Twin Lakes

Sally said she wanted to get away for a weekend, and she wanted to go to Twin Lakes. It took no time at all to convince me. The town of Twin Lakes is tiny, and the lodging options are limited. I found a B&B that overlooked the water and reserved two nights.

We took off on Friday after work. We stopped at Rudy’s BBQ for supper and then drove across South Park as the sun set.

We were a few miles away from our destination at around 8:40 when my phone rang. It was Donna, the woman who owned the B&B. She asked if we were OK. Of course what she really wanted to know is whether we were still coming. When we arrived, she met us at the door. She gave Sally a hug as we walked in, and then proceeded to compliment her on her wrinkle-free complexion.

The name of the B&B was Ores & Mine in reference to the history of the area. There were mining artifacts scattered around. There was a full bar in the dining room, but Donna told us she didn’t have a liquor license so we’d have to bring our own alcohol.

Our room was in the front of the building. We had to walk through our bathroom to get to it. The mining theme was in full play here. Getting around in the room was a challenge—there were  myriad things to trip over or stub a digit on.

Donna told us that her husband John (who has been dead for eight years) was an amazing builder. We could certainly see evidence that somebody had been building and didn’t know when to stop. For example, the view out our window looking over the lake was partially blocked by an ugly fence and an empty shed that “was supposed to be a reading gazebo.” Fine, but why put it in the middle of the view? Donna’s 19-year-old grandson was on hand to help her run the place, but we didn’t see much of him.

It was dark when we arrived, but when we got up in the morning, we saw this.

There was also a small porch off our room with a swinging chair. Both of us spent some time out there on Saturday, reading.

The morning view from our room.

We were the only guests on the first night. Donna made us breakfast in the morning then sat down and chatted with us. She asked where I worked. As soon as I told her, she asked if we’d prayed over breakfast. I had, but I told her I was willing to do it again. She stood up and held our hands, and I thanked the Lord for the food and the beauty of His creation.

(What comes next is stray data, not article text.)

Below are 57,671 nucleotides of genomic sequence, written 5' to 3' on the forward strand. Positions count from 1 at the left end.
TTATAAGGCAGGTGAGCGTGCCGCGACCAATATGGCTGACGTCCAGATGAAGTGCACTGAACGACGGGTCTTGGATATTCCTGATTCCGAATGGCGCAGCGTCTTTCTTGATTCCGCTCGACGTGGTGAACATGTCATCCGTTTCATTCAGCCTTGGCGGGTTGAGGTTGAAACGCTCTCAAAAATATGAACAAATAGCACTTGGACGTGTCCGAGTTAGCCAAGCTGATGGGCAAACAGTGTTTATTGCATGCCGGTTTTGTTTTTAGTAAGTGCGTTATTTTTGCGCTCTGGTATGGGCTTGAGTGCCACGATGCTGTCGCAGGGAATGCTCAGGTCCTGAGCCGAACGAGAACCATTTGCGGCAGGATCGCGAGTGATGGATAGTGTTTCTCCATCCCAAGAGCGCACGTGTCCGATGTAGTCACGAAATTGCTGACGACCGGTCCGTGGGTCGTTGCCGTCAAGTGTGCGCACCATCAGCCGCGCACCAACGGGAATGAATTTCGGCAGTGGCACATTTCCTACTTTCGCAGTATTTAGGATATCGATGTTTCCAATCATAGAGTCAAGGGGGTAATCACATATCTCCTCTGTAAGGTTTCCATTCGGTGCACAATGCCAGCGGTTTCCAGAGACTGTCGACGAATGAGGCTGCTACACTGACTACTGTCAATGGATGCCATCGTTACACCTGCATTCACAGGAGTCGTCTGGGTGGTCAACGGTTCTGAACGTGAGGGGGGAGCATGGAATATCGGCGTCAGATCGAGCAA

We spent Saturday in Leadville and got back to the house around 4:00. Sally read and napped in the room while I took a walk by the lake.

The peak in the middle of the photo is Mount Elbert. At 14,439 feet, it’s the tallest mountain in Colorado. The peak on the right is Mount Massive (14,429 feet). More of Mount Massive is above 14,000 feet than any other peak in North America.

I walked about half a mile to the dam that forms the lakes, then crossed it to the campground on the other side.

I had my binoculars with me, of course, but I didn’t see many birds. I did see an Osprey and this Rock Wren.

Here’s a shot of the B&B from near the dam. That’s our white CRV in the lot.

Donna gave us a tour of the B&B in the evening. There are three rooms downstairs, all of which lacked the explosive devises, sharp tools and rocks that were scattered about our room. The walls in the common areas were lined with display shelves filled with random collections of cultural stuff with an emphasis on Barbie dolls.

Our view on morning two.

A family from Pueblo stayed downstairs on Saturday night. We ate breakfast with them on Sunday morning. The dad was reading the Mueller Report when I arrived, so I whispered to Sally not to bring up politics. We didn’t, but they did. The father had his college-age daughter tell us about a book she’d just read. The topic was gender roles and how women do worse on math tests if they have to identify themselves as women before the test begins and all sorts of goofiness like that. The rest of the family chimed in on how unfair it was. Sally and I listened politely and said little.

I was trying to figure out if they were pushing for a fight because of what had happened at the beginning of the meal. Donna came out again and stood next to me. She announced to the whole table that we were going to pray, and she had us hold hands around the table. Then she told me to pray. I thanked the Lord for the food, the beauty, and the fellowship.

Anyway, we took off right after we’d finished eating. As Donna was checking us out, she gave us both hugs. She told us we were now family and that we had to stop in every time we were in the area, even if we weren’t staying with her. As she was saying all this, she handed me our $402 bill. I wanted to ask if there wasn’t a family discount.

We had a good time, and we liked Donna. The place was clean and comfortable enough. The breakfasts were tasty. Minor negatives were the cluttered room and the partially-blocked view. It was definitely overpriced. But we enjoyed ourselves and weren’t sorry we stayed there.

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